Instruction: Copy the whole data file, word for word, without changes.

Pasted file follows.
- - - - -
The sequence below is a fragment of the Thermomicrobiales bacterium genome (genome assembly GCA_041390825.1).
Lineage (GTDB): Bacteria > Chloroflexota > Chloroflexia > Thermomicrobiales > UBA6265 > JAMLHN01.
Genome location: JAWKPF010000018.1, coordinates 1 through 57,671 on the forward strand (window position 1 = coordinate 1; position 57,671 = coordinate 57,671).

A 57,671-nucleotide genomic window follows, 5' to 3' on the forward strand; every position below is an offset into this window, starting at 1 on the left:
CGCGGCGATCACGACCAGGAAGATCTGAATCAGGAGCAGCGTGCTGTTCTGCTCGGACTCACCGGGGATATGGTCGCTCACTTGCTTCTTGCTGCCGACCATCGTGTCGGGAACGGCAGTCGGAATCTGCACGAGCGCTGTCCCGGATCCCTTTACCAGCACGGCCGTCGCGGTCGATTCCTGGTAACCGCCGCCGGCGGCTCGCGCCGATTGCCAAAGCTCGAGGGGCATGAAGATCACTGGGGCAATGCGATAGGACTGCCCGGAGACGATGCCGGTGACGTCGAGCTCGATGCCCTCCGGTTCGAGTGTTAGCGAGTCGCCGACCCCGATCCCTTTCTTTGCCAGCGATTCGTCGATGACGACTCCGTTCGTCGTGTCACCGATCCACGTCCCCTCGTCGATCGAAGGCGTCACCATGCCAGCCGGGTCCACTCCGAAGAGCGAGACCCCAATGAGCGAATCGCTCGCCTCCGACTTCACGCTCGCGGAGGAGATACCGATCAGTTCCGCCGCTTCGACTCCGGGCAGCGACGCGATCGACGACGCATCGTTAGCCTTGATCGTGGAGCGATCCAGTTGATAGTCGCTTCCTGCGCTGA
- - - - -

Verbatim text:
The sequence below is a fragment of the Thermomicrobiales bacterium genome (genome assembly GCA_041390825.1).
Lineage (GTDB): Bacteria > Chloroflexota > Chloroflexia > Thermomicrobiales > UBA6265 > JAMLHN01.
Genome location: JAWKPF010000018.1, coordinates 1 through 57,671 on the forward strand (window position 1 = coordinate 1; position 57,671 = coordinate 57,671).

A 57,671-nucleotide genomic window follows, 5' to 3' on the forward strand; every position below is an offset into this window, starting at 1 on the left:
CGCGGCGATCACGACCAGGAAGATCTGAATCAGGAGCAGCGTGCTGTTCTGCTCGGACTCACCGGGGATATGGTCGCTCACTTGCTTCTTGCTGCCGACCATCGTGTCGGGAACGGCAGTCGGAATCTGCACGAGCGCTGTCCCGGATCCCTTTACCAGCACGGCCGTCGCGGTCGATTCCTGGTAACCGCCGCCGGCGGCTCGCGCCGATTGCCAAAGCTCGAGGGGCATGAAGATCACTGGGGCAATGCGATAGGACTGCCCGGAGACGATGCCGGTGACGTCGAGCTCGATGCCCTCCGGTTCGAGTGTTAGCGAGTCGCCGACCCCGATCCCTTTCTTTGCCAGCGATTCGTCGATGACGACTCCGTTCGTCGTGTCACCGATCCACGTCCCCTCGTCGATCGAAGGCGTCACCATGCCAGCCGGGTCCACTCCGAAGAGCGAGACCCCAATGAGCGAATCGCTCGCCTCCGACTTCACGCTCGCGGAGGAGATACCGATCAGTTCCGCCGCTTCGACTCCGGGCAGCGACGCGATCGACGACGCATCGTTAGCCTTGATCGTGGAGCGATCCAGTTGATAGTCGCTTCCTGCGCTGA